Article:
Even though Californians are being asked to stay at home, experts agree that as long as you’re being careful, out door exercise will help to keep us physically and mentally fit.
It’s a good opportunity to support local businesses
Small businesses are the backbone of our economy. Half of all adults in the country are employed by small businesses, the majority of us first started working for a small business, and they’re generally more innovative than large firms. Small businesses are also better for local economies, and generate more jobs, more opportunities, and higher incomes.
Small businesses have been struggling during the lockdown. Now that many of them are reopening, it’s a great opportunity to help support your local communities by getting outside and enjoying nature to the fullest. Everyday California is now offering kayak, surfboard, paddle board, and snorkel rentals to help you explore the La Jolla Ecological Reserve.
Going outside can be safe if you do it safely.
I went to the beach last weekend to see the glowing waves, and it was so crowded that it felt like summer again, but there were some huge differences. The city has opened certain beaches for active use, so there are a lot of people walking, running, swimming, and surfing.
Normally, the beaches would be crowded with towels, blankets, and umbrellas, but nobody is allowed to gather and sit on the beaches anymore. Every few minutes, a lifeguard would get on a megaphone and remind everyone to keep moving and stay at least 6 feet apart. We can enjoy outdoor spaces, but we can’t forget that in the middle of a pandemic, we need to act differently.
Practice social distancing
The CDC has 3 basic rules for social distancing. Stay at least 6 feet apart, do not gather and groups, and stay out of crowded places.
In our experience, San Diego has been good about social distancing. On the beach, everyone seemed to be keeping well beyond 6 feet away from each other. However, we need to be better about avoiding gathering in crowds. Moonlight Beach was packed at night, but by walking just a quarter mile down the beach, I was able to stay at least 300 feet away from anyone else. Please, take the extra five minutes of walking to make sure we’re all safe.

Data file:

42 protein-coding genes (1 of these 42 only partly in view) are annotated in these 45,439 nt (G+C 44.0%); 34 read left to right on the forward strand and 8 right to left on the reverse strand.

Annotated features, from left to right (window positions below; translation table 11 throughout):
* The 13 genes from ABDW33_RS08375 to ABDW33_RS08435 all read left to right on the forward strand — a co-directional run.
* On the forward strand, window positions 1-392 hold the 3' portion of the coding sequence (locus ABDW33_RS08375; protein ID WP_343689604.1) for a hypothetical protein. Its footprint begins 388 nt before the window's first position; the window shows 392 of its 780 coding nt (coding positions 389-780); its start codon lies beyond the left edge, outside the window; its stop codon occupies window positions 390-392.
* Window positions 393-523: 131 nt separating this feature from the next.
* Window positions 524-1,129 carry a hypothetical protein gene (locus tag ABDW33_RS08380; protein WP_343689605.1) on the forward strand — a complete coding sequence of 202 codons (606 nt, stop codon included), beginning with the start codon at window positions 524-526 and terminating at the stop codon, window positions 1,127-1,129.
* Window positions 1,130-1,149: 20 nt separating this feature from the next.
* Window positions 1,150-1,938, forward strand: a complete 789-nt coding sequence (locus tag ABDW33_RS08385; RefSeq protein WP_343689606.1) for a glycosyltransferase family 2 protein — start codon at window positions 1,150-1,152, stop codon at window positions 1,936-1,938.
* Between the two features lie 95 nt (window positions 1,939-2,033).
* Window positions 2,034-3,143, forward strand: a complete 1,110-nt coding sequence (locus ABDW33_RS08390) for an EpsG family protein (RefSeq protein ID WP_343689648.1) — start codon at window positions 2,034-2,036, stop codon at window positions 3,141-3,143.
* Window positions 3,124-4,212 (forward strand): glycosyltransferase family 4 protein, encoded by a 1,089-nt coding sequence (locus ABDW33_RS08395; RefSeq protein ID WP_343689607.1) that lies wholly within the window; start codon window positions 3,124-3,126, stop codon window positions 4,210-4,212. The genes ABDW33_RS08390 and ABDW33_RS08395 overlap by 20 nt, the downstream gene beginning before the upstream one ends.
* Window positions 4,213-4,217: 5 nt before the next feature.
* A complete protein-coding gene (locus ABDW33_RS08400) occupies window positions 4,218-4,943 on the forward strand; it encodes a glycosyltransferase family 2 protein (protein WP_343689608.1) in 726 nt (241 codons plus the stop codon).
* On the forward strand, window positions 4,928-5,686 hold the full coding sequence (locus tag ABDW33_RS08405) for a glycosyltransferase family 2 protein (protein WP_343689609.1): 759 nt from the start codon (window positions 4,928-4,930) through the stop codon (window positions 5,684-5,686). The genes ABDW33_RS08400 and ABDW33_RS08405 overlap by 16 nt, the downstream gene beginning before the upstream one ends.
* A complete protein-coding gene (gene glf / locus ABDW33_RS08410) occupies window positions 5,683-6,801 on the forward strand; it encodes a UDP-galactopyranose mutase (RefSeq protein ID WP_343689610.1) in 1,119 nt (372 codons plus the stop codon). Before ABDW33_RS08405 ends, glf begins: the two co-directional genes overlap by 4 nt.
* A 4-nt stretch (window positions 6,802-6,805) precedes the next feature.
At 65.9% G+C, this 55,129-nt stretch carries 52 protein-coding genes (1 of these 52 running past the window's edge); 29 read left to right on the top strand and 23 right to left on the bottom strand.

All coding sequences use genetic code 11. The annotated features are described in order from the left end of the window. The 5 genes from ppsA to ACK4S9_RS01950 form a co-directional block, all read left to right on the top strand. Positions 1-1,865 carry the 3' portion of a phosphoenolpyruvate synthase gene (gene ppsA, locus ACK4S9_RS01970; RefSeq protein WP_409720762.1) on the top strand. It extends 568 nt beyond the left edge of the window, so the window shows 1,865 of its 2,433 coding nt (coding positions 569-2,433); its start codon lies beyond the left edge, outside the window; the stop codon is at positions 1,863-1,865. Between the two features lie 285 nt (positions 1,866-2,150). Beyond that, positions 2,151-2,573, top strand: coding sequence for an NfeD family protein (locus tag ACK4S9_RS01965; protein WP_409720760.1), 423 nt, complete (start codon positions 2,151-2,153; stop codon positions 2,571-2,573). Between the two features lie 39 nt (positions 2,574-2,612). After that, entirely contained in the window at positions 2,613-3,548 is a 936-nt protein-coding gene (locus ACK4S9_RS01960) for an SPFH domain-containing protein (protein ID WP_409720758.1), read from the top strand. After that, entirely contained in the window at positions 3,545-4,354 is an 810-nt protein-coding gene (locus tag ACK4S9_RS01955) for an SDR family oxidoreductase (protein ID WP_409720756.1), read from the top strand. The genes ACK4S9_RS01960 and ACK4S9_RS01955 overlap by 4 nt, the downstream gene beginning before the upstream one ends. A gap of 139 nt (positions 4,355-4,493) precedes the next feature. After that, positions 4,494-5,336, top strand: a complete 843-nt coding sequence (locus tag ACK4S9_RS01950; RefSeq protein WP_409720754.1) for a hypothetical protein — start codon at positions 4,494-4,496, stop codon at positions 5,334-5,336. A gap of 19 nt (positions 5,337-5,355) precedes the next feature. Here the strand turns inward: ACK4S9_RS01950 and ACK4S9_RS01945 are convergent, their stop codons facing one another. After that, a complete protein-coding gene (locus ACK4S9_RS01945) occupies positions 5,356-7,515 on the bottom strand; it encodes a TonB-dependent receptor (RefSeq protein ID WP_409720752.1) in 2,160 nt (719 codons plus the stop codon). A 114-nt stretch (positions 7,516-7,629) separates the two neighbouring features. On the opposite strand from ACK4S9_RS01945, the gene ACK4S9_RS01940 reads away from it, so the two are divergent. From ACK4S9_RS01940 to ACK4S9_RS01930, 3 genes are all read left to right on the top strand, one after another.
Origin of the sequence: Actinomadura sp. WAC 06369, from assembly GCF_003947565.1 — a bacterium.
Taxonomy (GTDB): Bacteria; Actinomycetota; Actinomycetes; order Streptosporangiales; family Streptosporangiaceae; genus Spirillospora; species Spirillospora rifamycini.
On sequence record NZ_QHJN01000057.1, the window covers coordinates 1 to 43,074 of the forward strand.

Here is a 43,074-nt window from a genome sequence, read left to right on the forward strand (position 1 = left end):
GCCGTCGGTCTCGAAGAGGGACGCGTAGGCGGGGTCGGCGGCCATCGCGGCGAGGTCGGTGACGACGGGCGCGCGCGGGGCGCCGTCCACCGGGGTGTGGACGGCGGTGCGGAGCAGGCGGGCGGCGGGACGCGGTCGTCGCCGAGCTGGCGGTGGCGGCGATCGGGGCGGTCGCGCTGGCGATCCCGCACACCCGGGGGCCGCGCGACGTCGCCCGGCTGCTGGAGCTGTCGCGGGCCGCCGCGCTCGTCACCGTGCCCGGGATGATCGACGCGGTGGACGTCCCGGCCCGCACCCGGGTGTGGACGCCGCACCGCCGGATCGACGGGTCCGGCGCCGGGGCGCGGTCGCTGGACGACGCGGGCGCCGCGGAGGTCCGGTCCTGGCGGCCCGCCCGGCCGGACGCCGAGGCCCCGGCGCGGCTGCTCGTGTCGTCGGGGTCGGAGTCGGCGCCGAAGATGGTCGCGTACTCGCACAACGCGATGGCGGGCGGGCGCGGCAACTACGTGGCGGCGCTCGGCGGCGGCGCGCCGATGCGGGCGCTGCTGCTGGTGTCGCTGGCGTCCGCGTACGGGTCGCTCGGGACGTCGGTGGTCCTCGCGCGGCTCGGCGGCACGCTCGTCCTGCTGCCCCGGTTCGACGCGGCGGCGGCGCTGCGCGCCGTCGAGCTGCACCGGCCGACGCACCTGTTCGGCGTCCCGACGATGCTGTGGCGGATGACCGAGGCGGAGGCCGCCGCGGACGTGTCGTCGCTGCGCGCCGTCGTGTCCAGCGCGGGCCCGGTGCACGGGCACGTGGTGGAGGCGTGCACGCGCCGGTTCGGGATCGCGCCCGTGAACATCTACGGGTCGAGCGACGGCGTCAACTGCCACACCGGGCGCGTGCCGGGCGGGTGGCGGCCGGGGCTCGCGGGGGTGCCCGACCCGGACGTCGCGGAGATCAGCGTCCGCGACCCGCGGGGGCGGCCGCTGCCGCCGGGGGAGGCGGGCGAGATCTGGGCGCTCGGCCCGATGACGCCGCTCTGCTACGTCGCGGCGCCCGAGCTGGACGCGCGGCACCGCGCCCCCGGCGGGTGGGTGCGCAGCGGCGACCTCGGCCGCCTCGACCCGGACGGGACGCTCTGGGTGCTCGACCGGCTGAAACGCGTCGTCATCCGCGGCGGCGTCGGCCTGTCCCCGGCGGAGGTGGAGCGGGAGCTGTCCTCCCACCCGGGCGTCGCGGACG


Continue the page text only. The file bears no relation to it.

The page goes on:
Wear a mask
Coronavirus disease is spread by respiratory droplets, which are released when a person coughs, sneezes, talks, and breathes. These droplets can directly reach a person’s nose, mouth, or eyes to start an infection, or they can land on an object like a door handle or hand rail and survive long enough to infect another person.
The CDC is recommending that all Americans wear face masks when they’re out in public. Commercially-made face masks can be hard to come by these days (our entire first shipment sold out in the first 2 hours), but you can make an effective mask at home with ordinary household items.
Keep in mind that you’re not just wearing a mask to protect yourself. A lot of young, healthy adults can contract COVID-19 with little or no symptoms, but even if they don’t feel sick, they can still spread the virus. Wearing a mask is just as much about protecting your community as it is about protecting yourself.
Wash your hands
You won’t get COVID-19 if the virus is only on your hands, but it can enter your body very easily and quickly from your eyes, nose, and mouth. According to some studies, the average person might touch their face 23 times per hour, so keeping your hands clean is one of the most effective ways to stay healthy. Follow the CDC's guide above for proper hand-washing technique.
As long as you follow these basic guidelines, going outside can be a safe and fun way to stay mentally and physically healthy. We look forward to seeing you at the beach!